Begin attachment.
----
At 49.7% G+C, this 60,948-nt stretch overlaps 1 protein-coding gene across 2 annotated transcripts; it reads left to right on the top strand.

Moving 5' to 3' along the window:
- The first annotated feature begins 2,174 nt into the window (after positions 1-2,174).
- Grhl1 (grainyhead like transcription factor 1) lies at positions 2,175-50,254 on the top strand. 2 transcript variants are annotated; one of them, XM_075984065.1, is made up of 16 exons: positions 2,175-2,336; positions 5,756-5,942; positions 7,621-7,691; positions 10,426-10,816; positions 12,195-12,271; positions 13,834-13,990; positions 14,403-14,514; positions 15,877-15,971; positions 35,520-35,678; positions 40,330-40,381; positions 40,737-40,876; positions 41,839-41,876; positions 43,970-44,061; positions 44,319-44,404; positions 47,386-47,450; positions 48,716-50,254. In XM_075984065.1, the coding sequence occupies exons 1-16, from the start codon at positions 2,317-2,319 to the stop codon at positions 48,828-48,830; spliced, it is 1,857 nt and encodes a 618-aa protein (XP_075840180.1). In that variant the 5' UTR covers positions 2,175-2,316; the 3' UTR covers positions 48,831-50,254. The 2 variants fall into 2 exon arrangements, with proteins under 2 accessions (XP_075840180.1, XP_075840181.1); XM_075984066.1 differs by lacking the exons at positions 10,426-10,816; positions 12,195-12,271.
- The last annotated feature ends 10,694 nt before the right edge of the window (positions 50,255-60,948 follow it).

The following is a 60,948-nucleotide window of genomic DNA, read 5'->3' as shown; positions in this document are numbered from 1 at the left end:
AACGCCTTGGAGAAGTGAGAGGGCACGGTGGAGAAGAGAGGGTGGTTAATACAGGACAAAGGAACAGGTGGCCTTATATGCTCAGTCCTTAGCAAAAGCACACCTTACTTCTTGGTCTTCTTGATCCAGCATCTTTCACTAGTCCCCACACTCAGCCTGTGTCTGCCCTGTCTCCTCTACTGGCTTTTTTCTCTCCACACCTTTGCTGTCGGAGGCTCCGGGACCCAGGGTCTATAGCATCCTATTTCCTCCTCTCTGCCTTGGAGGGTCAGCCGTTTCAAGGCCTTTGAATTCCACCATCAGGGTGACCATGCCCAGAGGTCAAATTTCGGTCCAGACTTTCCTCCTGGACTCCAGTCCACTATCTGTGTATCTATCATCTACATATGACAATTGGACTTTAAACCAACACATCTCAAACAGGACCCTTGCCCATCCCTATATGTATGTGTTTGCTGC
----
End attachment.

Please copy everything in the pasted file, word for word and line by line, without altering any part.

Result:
At 49.7% G+C, this 60,948-nt stretch overlaps 1 protein-coding gene across 2 annotated transcripts; it reads left to right on the top strand.

Moving 5' to 3' along the window:
- The first annotated feature begins 2,174 nt into the window (after positions 1-2,174).
- Grhl1 (grainyhead like transcription factor 1) lies at positions 2,175-50,254 on the top strand. 2 transcript variants are annotated; one of them, XM_075984065.1, is made up of 16 exons: positions 2,175-2,336; positions 5,756-5,942; positions 7,621-7,691; positions 10,426-10,816; positions 12,195-12,271; positions 13,834-13,990; positions 14,403-14,514; positions 15,877-15,971; positions 35,520-35,678; positions 40,330-40,381; positions 40,737-40,876; positions 41,839-41,876; positions 43,970-44,061; positions 44,319-44,404; positions 47,386-47,450; positions 48,716-50,254. In XM_075984065.1, the coding sequence occupies exons 1-16, from the start codon at positions 2,317-2,319 to the stop codon at positions 48,828-48,830; spliced, it is 1,857 nt and encodes a 618-aa protein (XP_075840180.1). In that variant the 5' UTR covers positions 2,175-2,316; the 3' UTR covers positions 48,831-50,254. The 2 variants fall into 2 exon arrangements, with proteins under 2 accessions (XP_075840180.1, XP_075840181.1); XM_075984066.1 differs by lacking the exons at positions 10,426-10,816; positions 12,195-12,271.
- The last annotated feature ends 10,694 nt before the right edge of the window (positions 50,255-60,948 follow it).

The following is a 60,948-nucleotide window of genomic DNA, read 5'->3' as shown; positions in this document are numbered from 1 at the left end:
AACGCCTTGGAGAAGTGAGAGGGCACGGTGGAGAAGAGAGGGTGGTTAATACAGGACAAAGGAACAGGTGGCCTTATATGCTCAGTCCTTAGCAAAAGCACACCTTACTTCTTGGTCTTCTTGATCCAGCATCTTTCACTAGTCCCCACACTCAGCCTGTGTCTGCCCTGTCTCCTCTACTGGCTTTTTTCTCTCCACACCTTTGCTGTCGGAGGCTCCGGGACCCAGGGTCTATAGCATCCTATTTCCTCCTCTCTGCCTTGGAGGGTCAGCCGTTTCAAGGCCTTTGAATTCCACCATCAGGGTGACCATGCCCAGAGGTCAAATTTCGGTCCAGACTTTCCTCCTGGACTCCAGTCCACTATCTGTGTATCTATCATCTACATATGACAATTGGACTTTAAACCAACACATCTCAAACAGGACCCTTGCCCATCCCTATATGTATGTGTTTGCTGC